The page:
Through the Envision Lehigh Valley process, LANTA – the Lehigh Valley’s transit authority – did a study on walkable and transit-oriented development (called transit-supportive land use) that is just really weak sauce.
The TOD study was still quite auto-oriented, and totally copped out of mentioning the two most important factors that make a development transit-oriented: zoning supporting higher average building densities, and intentional scarcity of parking. Instead, they focused entirely on the site plans. This is what they think counts as TOD:
Here’s what TOD actually looks like:
Working backwards, the point is that you can move way more people with a bus than if all those bus passengers drove cars, so you can orient your land use planning to be less accommodating to cars, and more accommodating to transit. You’re orienting your land use around transit (and conveniently pedestrians and bikes, etc.)
I brought this up to LANTA’s policy people and the response I got was that they understand it’s not really TOD or smart growth, but developers are going to keep building on greenfields in the exurban townships anyway so their goal is to make sure those places aren’t entirely inaccessible by bus. They want sidewalks in new developments, they want the road surfaces capable of supporting the weight of buses, and they don’t want people who work in the suburban shopping centers to have to run across huge wide roads like frightened deer.
And I get all that, but the report actually has no mention of what urban areas are supposed to do with this. And that is where the real walkablility challenges and opportunities are. Those are the places most able to tip toward a higher walking and biking equilibrium.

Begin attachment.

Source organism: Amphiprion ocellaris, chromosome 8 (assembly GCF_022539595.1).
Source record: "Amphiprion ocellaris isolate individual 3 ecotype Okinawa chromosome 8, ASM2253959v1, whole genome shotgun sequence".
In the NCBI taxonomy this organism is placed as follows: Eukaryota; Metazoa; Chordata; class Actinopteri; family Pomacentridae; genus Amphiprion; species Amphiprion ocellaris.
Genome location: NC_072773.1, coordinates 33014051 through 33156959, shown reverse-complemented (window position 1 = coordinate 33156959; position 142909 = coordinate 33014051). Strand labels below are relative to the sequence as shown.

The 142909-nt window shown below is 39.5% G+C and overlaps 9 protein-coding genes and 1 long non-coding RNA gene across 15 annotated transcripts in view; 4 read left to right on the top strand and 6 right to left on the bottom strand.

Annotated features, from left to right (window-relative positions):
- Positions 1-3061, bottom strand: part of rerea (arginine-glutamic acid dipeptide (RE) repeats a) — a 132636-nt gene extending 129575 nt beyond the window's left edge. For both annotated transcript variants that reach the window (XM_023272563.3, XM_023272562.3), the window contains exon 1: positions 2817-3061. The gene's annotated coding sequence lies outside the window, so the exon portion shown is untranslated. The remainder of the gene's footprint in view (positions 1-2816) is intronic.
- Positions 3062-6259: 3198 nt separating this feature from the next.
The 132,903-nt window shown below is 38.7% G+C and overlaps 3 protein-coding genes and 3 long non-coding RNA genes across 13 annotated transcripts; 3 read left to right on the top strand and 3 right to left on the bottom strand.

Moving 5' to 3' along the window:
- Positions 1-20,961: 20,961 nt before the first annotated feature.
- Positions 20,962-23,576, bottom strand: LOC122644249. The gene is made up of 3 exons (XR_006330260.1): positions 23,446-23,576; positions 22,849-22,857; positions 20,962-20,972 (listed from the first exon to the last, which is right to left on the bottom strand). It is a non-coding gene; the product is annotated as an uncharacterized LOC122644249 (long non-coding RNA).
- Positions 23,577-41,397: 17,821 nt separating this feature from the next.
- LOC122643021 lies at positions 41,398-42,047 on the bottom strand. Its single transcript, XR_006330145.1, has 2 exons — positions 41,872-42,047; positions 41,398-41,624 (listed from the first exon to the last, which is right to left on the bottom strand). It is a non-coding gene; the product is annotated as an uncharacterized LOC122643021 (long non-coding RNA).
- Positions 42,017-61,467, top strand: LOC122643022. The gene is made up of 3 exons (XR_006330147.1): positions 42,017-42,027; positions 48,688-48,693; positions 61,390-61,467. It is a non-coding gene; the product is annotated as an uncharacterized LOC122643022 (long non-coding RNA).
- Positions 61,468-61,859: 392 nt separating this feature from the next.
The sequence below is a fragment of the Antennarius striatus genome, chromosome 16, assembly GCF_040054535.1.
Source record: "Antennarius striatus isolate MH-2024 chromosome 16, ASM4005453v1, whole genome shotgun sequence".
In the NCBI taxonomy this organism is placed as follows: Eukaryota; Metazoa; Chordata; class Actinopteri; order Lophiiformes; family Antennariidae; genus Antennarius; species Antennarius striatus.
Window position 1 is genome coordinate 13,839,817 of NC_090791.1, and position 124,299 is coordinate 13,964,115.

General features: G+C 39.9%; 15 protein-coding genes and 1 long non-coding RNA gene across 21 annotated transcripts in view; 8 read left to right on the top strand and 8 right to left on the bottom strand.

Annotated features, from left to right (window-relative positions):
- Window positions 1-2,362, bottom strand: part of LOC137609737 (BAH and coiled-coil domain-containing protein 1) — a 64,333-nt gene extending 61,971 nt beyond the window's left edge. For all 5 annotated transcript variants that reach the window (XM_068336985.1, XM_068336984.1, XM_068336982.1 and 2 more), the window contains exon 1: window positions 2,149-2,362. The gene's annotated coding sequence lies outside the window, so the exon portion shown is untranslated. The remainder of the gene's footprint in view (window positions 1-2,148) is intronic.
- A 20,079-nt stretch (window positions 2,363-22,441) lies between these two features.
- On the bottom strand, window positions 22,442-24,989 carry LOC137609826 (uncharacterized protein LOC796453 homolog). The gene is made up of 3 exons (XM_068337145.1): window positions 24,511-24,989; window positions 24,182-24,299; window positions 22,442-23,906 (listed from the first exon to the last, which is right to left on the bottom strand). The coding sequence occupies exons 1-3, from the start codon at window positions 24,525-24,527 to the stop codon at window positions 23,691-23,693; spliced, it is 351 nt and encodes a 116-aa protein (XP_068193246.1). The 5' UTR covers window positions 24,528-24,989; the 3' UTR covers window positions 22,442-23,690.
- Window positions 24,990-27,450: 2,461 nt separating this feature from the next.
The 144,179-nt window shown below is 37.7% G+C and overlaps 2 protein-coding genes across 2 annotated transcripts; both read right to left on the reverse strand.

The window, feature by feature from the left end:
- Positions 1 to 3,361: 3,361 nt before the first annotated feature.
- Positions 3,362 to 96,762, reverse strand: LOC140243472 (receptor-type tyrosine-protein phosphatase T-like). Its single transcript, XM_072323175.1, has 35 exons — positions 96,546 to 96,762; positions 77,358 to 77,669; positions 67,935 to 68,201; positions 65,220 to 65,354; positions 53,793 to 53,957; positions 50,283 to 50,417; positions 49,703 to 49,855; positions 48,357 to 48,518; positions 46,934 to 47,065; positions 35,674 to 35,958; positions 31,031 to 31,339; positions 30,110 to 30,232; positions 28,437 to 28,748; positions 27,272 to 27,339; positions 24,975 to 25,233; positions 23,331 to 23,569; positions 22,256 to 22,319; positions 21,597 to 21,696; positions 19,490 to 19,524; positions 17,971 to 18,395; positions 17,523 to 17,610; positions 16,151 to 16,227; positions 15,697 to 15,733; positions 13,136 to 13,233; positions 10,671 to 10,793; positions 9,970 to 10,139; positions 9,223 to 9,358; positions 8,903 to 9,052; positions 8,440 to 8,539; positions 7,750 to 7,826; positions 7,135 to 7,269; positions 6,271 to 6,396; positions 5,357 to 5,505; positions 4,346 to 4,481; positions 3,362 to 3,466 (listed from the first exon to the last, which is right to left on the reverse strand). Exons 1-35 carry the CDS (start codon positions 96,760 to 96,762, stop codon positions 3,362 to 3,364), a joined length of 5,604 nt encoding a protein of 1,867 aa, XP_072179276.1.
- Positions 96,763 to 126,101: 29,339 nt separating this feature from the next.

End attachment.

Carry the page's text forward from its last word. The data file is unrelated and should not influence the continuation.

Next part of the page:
The current state of walkable planning in the Lehigh Valley features sidewalks to nowhere in the townships, and mostly stingy narrow sidewalks and some big wide roads in the cities. Over time the LV cities (except for downtown Easton) have intentionally made their core downtown areas less walkable, in order to give over more of the public space to cars.
The LANTA walkability study we actually needed would have told us that West Broad St and 3rd Street in Bethlehem, Hanover Avenue and Tilghman Street in Allentown, and Northampton Street (around the West Ward) in Easton badly need road diets and need to make other land use changes to encourage walkable infill development. Jeff Speck did a great report on what Bethlehem needs to do to be more walkable, and nobody at the city seems to have touched this since he presented it (though I know that newly-seated young City Councilman Adam Waldron loves this report.)
This doesn’t apply to all the roads mentioned but it involves widening sidewalks, narrowing travel lanes, eliminating turning lanes, putting a curb parking buffer between the street and sidewalk, banning street-facing surface parking lots and requiring buildings to abut the sidewalk, adding dedicated bike or bus lanes (key on Broad and Hanover Ave), and generally upzoning along these roads to encourage some taller buildings that can support walkable retail and restaurants, etc.
Walkability is basically just business density, or, how much interesting stuff there is to look at on your walk. If you have a boring or treacherous walk between home and work or other destinations, you’ll be more likely to drive.
LANTA didn’t touch any of the main factors that would get more people walking in the areas closest to the tipping point, perhaps not wanting to overstep into contentious areas like zoning and parking outside their jurisdiction, and it’s a real missed opportunity. People probably aren’t going to do any of this stuff anyway, so you might as well advocate for the correct understanding of the issues.